Early September was a week for music and no, I’m not talking about the Certified Lover Boy. After a few enticing Instagram teases, la Reina de Barcelona Rosalía dropped a new video alongside rapper Tokischa. It sent me down an internet rabbit hole that ultimately culminated in an obsession with the Dominican one-to-watch. From her unapologetic lyrics to her enviable confidence, Tokischa is unabashedly herself and, well, I’m a fan.
While my love for Latin music (specifically el género Urbano) runs deep, I really had no choice in the matter, being Cuban American and growing up in Miami. However, I was unfamiliar with Tokischa before hearing her now immediately recognizable flow on "Linda." Give me any reggaeton or reggaeton-adjacent sound and I’m here for it. Now, make it written and performed by a woman; game over.
The song, which I can only describe background music in my perreo dreams, brings forward so much more than a catchy hit. Sure, it’s definitely the new soundtrack to my life, but "Linda" also represents the full liberation of restricting norms synonymous with Latinx femininity.
Regardless of the progress made to diversify, mainstream media is primarily dominated by a very particular and idealized concept of what a Latinx woman should be: a bombshell with a perfect chest-to-waist-to-ass ratio equipped with digestible white-washed features, not too flaquita but not too gordita, not too white but definitely not too dark, and above all else always upholding the perfect niña fina persona. It’s no wonder this detrimental one-size-fits-all construct has left so many Latinx women wondering where they fit, if at all.
As an artist, Tokischa, intentionally or not, provokes us to question our discomfort with Latinx women straying away from cultural expectations.
As Latinas, we’re already boiled down to a monolith, now couple these beauty restrictions with moral and behavioral expectations, and we’re left with a system designed to shame the non-conformists and retain anyone else with the threat of being othered.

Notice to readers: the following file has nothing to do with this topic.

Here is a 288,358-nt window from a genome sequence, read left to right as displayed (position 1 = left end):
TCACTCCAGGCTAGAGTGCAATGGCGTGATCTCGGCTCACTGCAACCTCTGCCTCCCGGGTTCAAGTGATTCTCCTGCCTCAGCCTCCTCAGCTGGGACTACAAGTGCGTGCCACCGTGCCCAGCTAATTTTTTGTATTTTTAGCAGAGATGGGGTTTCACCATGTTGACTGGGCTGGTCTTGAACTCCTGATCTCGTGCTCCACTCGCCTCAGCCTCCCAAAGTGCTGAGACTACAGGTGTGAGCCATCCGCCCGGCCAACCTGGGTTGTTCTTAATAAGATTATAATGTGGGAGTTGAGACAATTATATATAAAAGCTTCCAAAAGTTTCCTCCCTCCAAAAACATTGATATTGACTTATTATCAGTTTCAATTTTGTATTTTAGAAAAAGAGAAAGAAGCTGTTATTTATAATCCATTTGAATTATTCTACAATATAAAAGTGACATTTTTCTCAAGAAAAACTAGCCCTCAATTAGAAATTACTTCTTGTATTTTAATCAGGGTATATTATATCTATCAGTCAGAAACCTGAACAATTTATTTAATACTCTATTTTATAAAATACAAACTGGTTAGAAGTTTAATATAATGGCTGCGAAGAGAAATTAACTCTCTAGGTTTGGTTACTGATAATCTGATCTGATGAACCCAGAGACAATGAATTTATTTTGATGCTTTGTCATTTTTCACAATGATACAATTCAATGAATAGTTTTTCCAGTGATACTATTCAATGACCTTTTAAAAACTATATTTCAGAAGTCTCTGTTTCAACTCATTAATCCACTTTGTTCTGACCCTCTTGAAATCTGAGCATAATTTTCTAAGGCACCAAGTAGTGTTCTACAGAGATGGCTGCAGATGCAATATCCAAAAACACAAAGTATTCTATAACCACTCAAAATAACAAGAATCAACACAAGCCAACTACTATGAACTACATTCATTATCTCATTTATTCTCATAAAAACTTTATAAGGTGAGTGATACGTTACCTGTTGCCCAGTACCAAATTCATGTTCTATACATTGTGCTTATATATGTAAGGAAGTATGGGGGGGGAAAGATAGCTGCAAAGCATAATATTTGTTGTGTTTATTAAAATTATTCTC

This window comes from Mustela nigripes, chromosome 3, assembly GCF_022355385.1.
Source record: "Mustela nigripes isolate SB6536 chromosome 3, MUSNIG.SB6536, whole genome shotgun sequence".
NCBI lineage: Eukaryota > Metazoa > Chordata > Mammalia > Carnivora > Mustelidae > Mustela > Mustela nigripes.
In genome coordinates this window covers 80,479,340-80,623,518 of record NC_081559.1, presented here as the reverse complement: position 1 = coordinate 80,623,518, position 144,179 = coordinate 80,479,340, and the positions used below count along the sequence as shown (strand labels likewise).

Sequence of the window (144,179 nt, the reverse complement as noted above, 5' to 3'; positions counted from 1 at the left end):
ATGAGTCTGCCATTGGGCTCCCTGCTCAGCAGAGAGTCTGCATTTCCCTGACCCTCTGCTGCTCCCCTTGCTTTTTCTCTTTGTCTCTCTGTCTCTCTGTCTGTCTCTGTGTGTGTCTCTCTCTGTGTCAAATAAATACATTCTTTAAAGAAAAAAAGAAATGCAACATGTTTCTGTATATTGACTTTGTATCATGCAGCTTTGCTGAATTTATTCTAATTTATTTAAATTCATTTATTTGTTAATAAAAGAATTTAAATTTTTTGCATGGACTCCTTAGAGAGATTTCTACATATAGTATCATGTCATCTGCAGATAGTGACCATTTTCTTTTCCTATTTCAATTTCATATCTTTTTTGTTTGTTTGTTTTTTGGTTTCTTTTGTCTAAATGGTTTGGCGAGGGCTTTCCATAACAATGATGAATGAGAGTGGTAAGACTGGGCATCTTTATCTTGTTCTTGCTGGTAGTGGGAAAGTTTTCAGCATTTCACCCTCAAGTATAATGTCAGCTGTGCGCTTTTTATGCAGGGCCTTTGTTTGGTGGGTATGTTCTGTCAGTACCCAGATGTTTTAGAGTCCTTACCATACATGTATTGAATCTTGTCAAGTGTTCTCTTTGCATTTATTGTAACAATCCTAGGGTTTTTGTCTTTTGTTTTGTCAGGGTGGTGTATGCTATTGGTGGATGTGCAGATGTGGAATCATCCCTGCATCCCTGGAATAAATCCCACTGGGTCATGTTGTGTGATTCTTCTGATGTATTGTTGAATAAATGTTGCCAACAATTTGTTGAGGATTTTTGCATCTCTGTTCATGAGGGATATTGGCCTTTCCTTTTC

The church, for example, has played a large role in the maintenance of these sanctions. The social constructs that make up the moral fabric of the church are so tightly woven into the fabric of Latinidad that it becomes an almost impossible task to separate the two. Right is right and wrong is wrong and the space for a grey area, specifically for women, is quite frankly non-existent.
When Tokischa uploaded images of herself praying in front of an altar in the La Vega Province of the Dominican Republic while wearing a white lace bustier and nude underwear, it was no surprise the public spiraled. After facing legal repercussions incited by the Dominican government, the rapper stated the images represent that "anyone can pray, no matter where they’re from or what they represent."
Tokischa reminds us that sexuality, religion, and femininity are not mutually exclusive ideations but pieces of our complex identities.
It’s because of this that I was met with an overwhelming feeling of gratitude when I first watched the video for "Linda." As an artist, Tokischa, intentionally or not, provokes us to question our discomfort with Latinx women straying away from cultural expectations. From the opening scene featuring a trans woman in a beauty salon filled with double-take-worthy looks to Tokischa and Rosalía’s take-it-or-leave-it lyrics and attitude, the duo explores beauty, sexuality, and freedom through the lens of the uninhibited—dismantling boundaries put in place by a society rooted in misogyny.
Artists like Tokischa, who stand in their sexuality, sin pena, are actively moving the needle away from the male gaze and towards female liberation. In a world that is male-dominated and often rewards machismo, it’s been shown repeatedly the only acceptable sexualization of women is when it is being done by and for a man. When the goal of conforming to male-crafted ideals is removed, that’s where the problem begins. A woman taking ownership over her body has no place in a patriarchal system. And when she does so, what’s left is a potent scent of disapproval and anger, particularly for women of color who are already assumed by society to be less than.
Whether redefining the confines of masculinity and femininity is a threat to the system in place or accepting that we as a collective must confront our own micro-aggressions, the appeasement-tainted justification for the harassment and targeting of female artists like Tokischa is far from rare. None of us can forget the uproar and outpour of hatred with the release of Cardi B and Megan Thee Stallion's 2020 anthem WAP.
So, although we can chalk this all up to male-driven insecurity and fear, traversing through the nuanced weeds of Latinidad as an artist does not automatically become simpler. Tokischa reminds us that sexuality, religion, and femininity are not mutually exclusive ideations but pieces of our complex identities. And while the days of men being glorified for their displays of toxic masculinity are ever-present and realistically far from over, Tokischa brings a joyful sense of hope that encourages us to live proudly at our intersections.